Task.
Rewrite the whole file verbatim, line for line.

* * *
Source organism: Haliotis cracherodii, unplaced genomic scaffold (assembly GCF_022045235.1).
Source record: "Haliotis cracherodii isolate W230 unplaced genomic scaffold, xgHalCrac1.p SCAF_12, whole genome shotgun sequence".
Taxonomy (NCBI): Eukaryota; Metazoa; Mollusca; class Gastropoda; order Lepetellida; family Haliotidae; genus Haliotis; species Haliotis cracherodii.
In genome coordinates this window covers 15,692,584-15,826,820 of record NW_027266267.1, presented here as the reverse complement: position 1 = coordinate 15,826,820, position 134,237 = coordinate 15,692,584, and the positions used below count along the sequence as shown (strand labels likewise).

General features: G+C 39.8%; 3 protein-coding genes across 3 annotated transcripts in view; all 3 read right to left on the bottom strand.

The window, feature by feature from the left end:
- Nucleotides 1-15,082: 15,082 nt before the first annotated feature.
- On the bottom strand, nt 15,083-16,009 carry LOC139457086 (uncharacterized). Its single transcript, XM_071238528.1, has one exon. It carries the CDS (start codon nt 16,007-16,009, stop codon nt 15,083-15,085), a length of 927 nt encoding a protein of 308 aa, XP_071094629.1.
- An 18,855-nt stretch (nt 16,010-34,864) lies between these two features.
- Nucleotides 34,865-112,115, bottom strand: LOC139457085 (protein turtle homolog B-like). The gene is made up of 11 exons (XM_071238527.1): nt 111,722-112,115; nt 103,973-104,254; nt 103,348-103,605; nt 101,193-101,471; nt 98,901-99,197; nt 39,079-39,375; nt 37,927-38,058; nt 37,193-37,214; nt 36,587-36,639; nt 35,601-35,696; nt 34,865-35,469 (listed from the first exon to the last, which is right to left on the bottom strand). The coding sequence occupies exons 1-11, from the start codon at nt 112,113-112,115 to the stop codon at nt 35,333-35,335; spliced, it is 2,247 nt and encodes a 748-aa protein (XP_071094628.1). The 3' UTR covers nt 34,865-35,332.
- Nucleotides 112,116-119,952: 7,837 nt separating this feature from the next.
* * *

Source organism: Haliotis cracherodii, unplaced genomic scaffold (assembly GCF_022045235.1).
Source record: "Haliotis cracherodii isolate W230 unplaced genomic scaffold, xgHalCrac1.p SCAF_12, whole genome shotgun sequence".
Taxonomy (NCBI): Eukaryota; Metazoa; Mollusca; class Gastropoda; order Lepetellida; family Haliotidae; genus Haliotis; species Haliotis cracherodii.
In genome coordinates this window covers 15,692,584-15,826,820 of record NW_027266267.1, presented here as the reverse complement: position 1 = coordinate 15,826,820, position 134,237 = coordinate 15,692,584, and the positions used below count along the sequence as shown (strand labels likewise).

General features: G+C 39.8%; 3 protein-coding genes across 3 annotated transcripts in view; all 3 read right to left on the bottom strand.

The window, feature by feature from the left end:
- Nucleotides 1-15,082: 15,082 nt before the first annotated feature.
- On the bottom strand, nt 15,083-16,009 carry LOC139457086 (uncharacterized). Its single transcript, XM_071238528.1, has one exon. It carries the CDS (start codon nt 16,007-16,009, stop codon nt 15,083-15,085), a length of 927 nt encoding a protein of 308 aa, XP_071094629.1.
- An 18,855-nt stretch (nt 16,010-34,864) lies between these two features.
- Nucleotides 34,865-112,115, bottom strand: LOC139457085 (protein turtle homolog B-like). The gene is made up of 11 exons (XM_071238527.1): nt 111,722-112,115; nt 103,973-104,254; nt 103,348-103,605; nt 101,193-101,471; nt 98,901-99,197; nt 39,079-39,375; nt 37,927-38,058; nt 37,193-37,214; nt 36,587-36,639; nt 35,601-35,696; nt 34,865-35,469 (listed from the first exon to the last, which is right to left on the bottom strand). The coding sequence occupies exons 1-11, from the start codon at nt 112,113-112,115 to the stop codon at nt 35,333-35,335; spliced, it is 2,247 nt and encodes a 748-aa protein (XP_071094628.1). The 3' UTR covers nt 34,865-35,332.
- Nucleotides 112,116-119,952: 7,837 nt separating this feature from the next.